Thus, by the failure of any positive power supply, the protective circuit again operates to disable all power supplies, the -15 volt supply being disabled among the first.

It is not necessary for the detecting junction to have a normal potential of zero. The potential of the detecting junctions in normal operation may be made whatever is desired just so that it is intermediate between the potentials of the two groups of power sources.

What is claimed is:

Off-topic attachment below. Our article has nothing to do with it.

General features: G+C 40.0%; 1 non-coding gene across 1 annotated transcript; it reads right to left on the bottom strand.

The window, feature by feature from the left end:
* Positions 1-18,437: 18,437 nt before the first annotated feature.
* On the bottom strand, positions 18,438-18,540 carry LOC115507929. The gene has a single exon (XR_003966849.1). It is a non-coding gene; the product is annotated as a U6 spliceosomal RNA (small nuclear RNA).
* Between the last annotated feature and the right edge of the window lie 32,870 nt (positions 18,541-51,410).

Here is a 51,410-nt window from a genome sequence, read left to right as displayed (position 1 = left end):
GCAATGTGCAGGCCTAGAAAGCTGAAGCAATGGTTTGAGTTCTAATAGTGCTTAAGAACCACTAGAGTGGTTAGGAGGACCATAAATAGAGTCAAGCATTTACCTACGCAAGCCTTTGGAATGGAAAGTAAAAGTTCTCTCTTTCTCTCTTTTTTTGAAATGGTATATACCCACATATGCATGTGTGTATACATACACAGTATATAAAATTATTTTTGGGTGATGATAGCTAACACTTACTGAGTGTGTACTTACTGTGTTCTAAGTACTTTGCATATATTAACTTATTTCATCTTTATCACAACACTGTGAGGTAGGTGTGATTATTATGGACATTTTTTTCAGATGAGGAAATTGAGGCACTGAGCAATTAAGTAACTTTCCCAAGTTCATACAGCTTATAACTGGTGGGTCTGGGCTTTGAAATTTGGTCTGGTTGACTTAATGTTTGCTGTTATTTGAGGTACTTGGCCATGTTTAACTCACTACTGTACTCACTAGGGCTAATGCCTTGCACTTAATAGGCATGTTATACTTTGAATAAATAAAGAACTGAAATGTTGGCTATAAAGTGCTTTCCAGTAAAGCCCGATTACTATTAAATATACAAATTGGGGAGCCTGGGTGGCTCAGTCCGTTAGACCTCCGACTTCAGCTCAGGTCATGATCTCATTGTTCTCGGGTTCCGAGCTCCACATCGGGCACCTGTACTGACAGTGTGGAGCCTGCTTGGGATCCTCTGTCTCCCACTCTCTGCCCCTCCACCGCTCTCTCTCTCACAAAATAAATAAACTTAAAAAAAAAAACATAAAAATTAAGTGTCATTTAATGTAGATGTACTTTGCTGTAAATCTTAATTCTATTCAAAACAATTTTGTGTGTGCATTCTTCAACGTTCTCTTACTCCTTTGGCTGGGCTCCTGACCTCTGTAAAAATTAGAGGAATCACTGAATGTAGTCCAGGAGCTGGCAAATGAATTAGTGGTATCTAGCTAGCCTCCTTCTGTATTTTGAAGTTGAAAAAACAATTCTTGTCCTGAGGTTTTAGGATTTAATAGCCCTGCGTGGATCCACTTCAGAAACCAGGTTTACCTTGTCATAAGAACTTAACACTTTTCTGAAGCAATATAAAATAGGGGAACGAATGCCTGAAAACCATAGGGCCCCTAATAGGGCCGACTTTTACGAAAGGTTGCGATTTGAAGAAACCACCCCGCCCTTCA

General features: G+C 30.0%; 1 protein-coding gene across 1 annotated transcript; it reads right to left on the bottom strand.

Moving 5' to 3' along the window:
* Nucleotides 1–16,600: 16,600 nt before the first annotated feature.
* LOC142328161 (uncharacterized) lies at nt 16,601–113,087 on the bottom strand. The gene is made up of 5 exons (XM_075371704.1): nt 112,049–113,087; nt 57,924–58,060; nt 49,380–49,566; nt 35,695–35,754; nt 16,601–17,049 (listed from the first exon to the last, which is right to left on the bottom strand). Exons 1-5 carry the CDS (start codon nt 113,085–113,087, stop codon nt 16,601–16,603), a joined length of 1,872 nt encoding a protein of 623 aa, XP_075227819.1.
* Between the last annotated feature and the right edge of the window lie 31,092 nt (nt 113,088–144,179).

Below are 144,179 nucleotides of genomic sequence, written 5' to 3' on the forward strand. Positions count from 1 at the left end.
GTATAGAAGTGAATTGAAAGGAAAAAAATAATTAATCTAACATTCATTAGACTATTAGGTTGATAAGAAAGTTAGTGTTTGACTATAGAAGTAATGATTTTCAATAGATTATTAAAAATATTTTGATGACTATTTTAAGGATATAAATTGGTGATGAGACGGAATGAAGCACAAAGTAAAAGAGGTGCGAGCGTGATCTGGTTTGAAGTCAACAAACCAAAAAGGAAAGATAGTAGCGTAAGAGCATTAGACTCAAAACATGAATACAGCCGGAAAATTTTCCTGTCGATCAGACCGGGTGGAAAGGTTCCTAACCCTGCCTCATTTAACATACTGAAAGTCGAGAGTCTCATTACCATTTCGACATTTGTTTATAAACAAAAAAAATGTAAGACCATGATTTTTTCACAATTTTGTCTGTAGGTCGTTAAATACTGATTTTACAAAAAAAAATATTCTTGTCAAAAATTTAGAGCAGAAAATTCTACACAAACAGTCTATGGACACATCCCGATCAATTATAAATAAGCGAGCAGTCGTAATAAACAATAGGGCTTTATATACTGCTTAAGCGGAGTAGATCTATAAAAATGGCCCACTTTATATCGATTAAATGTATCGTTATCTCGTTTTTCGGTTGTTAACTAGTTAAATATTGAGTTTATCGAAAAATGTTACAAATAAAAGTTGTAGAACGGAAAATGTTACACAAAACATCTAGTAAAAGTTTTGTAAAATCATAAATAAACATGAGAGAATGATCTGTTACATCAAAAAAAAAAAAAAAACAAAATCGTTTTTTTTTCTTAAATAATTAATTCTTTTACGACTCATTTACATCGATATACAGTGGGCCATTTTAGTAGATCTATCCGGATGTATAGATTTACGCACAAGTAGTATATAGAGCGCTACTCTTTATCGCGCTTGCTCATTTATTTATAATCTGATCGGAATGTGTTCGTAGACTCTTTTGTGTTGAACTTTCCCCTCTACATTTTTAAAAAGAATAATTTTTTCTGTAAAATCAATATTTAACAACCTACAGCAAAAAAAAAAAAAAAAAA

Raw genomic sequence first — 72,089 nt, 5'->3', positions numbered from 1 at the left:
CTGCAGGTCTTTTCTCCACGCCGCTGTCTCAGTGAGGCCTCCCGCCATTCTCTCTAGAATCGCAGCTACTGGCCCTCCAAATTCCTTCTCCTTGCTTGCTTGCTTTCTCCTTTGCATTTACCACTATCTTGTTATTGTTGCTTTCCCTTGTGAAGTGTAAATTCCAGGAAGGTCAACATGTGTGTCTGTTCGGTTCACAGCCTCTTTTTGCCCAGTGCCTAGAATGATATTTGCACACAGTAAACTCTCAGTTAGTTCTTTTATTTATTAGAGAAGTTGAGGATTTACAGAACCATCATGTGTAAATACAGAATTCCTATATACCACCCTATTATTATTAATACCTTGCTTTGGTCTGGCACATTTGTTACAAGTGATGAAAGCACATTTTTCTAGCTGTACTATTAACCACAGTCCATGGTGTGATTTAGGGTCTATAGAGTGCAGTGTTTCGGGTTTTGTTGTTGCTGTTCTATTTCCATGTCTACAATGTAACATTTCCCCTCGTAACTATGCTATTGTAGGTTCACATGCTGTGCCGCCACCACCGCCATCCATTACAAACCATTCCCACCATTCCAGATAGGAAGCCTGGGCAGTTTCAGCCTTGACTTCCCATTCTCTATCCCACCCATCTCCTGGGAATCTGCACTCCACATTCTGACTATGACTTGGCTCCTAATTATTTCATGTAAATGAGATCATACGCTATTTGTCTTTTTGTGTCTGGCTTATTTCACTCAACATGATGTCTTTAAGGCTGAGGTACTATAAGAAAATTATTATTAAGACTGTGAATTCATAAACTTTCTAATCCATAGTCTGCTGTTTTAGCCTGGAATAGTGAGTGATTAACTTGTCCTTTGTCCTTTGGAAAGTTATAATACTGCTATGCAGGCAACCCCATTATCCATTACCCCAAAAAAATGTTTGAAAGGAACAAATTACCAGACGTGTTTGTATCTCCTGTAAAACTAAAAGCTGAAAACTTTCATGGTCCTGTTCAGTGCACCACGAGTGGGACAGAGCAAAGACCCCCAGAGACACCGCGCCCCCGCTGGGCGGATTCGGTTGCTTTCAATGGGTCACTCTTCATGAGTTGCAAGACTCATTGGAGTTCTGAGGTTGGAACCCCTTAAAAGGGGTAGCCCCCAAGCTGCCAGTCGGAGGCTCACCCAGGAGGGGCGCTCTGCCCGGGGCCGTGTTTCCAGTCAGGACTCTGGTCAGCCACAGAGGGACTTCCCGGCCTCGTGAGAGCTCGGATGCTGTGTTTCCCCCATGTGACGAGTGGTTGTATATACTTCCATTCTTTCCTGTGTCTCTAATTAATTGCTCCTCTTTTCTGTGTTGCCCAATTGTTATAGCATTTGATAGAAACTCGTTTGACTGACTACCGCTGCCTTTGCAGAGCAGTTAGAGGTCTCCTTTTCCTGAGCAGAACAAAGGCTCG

l. A protective circuit for a plurality of separate power supplies, some of which at least have different voltage levels comprising, a plurality of comparison circuits each of which interconnects respective pairs of power supplies of substantially different voltage levels, each comparison circuit being adjusted to provide a preselected output voltage at an intermediate terminal thereof under normal power supply operating conditions, means operated by the departure of any one of said intermediate terminals from said preselected output voltage for generating a pulse signal, and electronic means operated by said pulse signal for shorting the outputs of certain of said power supplies to the outputs of certain others of said power supplies.